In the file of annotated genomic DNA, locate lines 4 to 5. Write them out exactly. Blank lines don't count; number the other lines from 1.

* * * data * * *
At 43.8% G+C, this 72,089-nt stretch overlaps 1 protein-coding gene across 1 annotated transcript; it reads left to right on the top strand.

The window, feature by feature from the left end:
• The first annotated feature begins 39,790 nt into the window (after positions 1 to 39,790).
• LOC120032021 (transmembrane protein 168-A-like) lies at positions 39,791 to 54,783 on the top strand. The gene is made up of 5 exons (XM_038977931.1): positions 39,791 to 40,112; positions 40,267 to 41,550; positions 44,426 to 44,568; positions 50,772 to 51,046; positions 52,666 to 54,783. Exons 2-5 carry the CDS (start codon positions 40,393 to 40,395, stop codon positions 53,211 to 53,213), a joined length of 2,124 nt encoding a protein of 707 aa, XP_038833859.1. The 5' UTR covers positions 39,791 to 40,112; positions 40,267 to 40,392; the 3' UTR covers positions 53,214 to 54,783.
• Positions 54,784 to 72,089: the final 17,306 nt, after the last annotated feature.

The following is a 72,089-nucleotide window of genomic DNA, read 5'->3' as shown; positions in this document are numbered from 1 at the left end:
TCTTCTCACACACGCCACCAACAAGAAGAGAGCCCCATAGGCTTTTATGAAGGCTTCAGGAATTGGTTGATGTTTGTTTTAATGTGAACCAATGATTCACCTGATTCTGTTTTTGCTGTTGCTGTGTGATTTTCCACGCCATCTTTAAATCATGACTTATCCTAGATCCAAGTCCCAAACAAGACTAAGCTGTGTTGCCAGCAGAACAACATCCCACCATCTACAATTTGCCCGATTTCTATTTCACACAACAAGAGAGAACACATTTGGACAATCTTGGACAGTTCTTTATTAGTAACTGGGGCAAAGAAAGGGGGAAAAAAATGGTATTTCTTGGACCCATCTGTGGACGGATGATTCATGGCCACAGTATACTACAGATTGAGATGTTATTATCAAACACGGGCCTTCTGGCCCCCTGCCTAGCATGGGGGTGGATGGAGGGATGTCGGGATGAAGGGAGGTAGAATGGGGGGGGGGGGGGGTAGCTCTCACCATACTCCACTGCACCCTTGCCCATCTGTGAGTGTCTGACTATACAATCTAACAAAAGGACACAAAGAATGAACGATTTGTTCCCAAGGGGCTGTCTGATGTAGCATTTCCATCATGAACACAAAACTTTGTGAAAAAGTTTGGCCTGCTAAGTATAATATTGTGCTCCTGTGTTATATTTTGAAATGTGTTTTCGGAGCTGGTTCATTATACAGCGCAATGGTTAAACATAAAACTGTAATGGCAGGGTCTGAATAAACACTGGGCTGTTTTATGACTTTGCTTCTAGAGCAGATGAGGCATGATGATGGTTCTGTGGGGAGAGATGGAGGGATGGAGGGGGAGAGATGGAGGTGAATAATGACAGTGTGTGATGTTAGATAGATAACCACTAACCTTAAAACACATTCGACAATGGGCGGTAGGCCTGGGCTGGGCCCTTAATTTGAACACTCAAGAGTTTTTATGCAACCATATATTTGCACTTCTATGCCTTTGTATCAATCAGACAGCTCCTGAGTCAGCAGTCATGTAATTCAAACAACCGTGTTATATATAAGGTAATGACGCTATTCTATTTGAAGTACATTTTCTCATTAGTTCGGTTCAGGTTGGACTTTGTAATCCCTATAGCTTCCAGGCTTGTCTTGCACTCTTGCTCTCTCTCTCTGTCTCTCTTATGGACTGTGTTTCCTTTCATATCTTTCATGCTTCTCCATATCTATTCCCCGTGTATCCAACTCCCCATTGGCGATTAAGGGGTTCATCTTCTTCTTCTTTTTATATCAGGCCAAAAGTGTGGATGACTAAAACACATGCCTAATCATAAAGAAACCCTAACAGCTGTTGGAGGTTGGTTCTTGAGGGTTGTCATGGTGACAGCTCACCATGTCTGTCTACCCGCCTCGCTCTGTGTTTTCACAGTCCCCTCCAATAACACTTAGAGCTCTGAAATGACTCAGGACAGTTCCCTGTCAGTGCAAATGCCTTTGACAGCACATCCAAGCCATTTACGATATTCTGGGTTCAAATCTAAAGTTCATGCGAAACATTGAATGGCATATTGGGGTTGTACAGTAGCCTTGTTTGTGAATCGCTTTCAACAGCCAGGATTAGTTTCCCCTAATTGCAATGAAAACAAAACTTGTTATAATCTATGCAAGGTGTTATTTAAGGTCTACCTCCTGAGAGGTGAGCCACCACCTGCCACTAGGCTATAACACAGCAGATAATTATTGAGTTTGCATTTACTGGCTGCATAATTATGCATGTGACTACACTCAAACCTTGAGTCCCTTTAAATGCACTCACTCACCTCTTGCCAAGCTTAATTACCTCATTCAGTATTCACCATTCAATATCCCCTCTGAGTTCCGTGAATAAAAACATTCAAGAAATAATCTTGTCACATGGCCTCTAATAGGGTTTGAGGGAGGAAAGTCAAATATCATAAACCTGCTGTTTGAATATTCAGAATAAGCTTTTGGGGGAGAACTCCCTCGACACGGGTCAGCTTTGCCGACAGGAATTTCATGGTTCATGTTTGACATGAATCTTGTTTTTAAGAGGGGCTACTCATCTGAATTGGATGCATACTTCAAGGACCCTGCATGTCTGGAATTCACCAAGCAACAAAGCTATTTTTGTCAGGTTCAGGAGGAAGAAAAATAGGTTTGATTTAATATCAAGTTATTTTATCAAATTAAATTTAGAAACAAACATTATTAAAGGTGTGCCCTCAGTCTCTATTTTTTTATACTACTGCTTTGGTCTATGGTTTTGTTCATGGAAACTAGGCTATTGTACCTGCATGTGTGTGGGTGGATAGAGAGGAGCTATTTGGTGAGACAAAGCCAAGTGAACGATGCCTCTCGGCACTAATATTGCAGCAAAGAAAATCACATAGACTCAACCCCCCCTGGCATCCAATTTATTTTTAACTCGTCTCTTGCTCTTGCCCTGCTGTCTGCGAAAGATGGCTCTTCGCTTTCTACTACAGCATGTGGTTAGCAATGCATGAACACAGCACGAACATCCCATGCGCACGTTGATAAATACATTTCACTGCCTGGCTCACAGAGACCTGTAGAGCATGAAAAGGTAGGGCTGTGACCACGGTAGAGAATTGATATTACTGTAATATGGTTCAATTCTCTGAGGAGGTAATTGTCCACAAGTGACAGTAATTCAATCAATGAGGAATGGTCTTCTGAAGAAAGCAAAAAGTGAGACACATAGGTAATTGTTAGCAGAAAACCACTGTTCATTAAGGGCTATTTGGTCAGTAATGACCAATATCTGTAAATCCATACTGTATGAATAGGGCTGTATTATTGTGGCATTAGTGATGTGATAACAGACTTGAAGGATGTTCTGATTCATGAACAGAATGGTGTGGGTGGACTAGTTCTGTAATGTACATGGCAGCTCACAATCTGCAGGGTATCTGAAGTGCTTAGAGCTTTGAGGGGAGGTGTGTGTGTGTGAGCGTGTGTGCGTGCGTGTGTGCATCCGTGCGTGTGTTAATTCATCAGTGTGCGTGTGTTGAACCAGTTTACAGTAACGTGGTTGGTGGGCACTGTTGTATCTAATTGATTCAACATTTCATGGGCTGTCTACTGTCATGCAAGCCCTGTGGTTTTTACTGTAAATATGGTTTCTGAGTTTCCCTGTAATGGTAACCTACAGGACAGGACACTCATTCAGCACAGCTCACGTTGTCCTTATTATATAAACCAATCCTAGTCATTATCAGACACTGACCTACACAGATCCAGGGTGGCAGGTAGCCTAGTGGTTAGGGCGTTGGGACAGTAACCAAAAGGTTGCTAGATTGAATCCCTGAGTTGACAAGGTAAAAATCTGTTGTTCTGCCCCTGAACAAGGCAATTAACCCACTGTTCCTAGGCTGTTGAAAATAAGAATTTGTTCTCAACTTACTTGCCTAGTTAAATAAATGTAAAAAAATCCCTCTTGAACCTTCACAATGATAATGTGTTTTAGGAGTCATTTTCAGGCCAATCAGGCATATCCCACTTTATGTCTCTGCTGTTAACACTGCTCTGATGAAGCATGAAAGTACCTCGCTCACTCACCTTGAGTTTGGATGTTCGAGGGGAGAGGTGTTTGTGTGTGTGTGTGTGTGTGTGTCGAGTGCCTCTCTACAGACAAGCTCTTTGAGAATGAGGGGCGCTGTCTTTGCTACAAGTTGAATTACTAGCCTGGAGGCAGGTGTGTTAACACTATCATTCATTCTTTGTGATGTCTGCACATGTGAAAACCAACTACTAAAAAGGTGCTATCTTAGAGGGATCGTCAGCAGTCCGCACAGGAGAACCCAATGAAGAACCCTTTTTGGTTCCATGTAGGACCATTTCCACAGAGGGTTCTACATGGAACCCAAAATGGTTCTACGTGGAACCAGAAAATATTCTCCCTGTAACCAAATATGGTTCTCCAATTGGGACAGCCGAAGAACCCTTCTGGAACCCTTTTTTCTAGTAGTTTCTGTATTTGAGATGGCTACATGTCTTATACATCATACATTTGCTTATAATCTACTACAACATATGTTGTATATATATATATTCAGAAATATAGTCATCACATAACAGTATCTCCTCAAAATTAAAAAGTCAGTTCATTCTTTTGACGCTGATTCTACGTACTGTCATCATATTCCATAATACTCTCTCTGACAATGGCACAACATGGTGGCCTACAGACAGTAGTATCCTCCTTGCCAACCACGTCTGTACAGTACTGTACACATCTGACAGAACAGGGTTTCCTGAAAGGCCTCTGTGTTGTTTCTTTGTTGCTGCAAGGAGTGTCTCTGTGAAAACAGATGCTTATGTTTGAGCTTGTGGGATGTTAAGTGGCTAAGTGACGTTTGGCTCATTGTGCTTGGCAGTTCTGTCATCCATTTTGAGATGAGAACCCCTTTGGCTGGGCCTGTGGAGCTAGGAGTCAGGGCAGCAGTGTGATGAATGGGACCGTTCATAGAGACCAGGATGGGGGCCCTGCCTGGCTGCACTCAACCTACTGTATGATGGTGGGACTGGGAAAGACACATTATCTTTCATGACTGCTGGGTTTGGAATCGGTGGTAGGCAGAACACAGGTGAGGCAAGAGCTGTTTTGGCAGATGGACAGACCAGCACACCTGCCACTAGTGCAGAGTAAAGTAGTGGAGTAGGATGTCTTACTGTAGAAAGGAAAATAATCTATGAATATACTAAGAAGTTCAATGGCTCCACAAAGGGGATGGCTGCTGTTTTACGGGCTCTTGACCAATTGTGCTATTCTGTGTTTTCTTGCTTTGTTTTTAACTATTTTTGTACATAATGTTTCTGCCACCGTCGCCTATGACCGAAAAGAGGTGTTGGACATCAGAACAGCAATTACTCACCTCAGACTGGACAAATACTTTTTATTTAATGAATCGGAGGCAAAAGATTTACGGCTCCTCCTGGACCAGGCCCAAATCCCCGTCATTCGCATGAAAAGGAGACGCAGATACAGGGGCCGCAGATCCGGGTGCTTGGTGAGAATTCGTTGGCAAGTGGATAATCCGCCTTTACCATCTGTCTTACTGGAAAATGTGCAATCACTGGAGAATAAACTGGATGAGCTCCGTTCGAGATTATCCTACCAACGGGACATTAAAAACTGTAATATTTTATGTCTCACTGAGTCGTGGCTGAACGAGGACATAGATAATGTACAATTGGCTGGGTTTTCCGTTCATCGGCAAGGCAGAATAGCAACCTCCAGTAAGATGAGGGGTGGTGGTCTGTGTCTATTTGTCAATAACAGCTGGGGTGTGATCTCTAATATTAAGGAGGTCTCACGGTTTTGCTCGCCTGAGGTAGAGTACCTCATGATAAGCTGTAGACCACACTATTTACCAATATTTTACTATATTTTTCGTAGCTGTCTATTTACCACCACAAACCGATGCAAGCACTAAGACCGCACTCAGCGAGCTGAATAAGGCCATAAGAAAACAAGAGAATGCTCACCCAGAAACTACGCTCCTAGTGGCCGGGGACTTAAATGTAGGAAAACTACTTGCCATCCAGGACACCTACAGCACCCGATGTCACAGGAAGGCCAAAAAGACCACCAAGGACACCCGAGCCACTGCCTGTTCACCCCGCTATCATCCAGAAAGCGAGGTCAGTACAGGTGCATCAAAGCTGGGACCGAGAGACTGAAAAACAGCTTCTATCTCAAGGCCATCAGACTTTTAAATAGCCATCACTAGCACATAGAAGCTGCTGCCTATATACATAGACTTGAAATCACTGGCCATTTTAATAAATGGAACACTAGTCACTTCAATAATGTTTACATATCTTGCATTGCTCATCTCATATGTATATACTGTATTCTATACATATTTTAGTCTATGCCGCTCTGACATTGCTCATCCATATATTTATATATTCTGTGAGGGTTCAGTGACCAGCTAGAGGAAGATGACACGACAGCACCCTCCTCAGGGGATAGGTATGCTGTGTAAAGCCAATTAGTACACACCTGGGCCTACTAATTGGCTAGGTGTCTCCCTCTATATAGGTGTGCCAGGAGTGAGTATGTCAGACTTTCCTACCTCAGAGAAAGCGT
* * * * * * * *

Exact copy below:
• LOC120032021 (transmembrane protein 168-A-like) lies at positions 39,791 to 54,783 on the top strand. The gene is made up of 5 exons (XM_038977931.1): positions 39,791 to 40,112; positions 40,267 to 41,550; positions 44,426 to 44,568; positions 50,772 to 51,046; positions 52,666 to 54,783. Exons 2-5 carry the CDS (start codon positions 40,393 to 40,395, stop codon positions 53,211 to 53,213), a joined length of 2,124 nt encoding a protein of 707 aa, XP_038833859.1. The 5' UTR covers positions 39,791 to 40,112; positions 40,267 to 40,392; the 3' UTR covers positions 53,214 to 54,783.
• Positions 54,784 to 72,089: the final 17,306 nt, after the last annotated feature.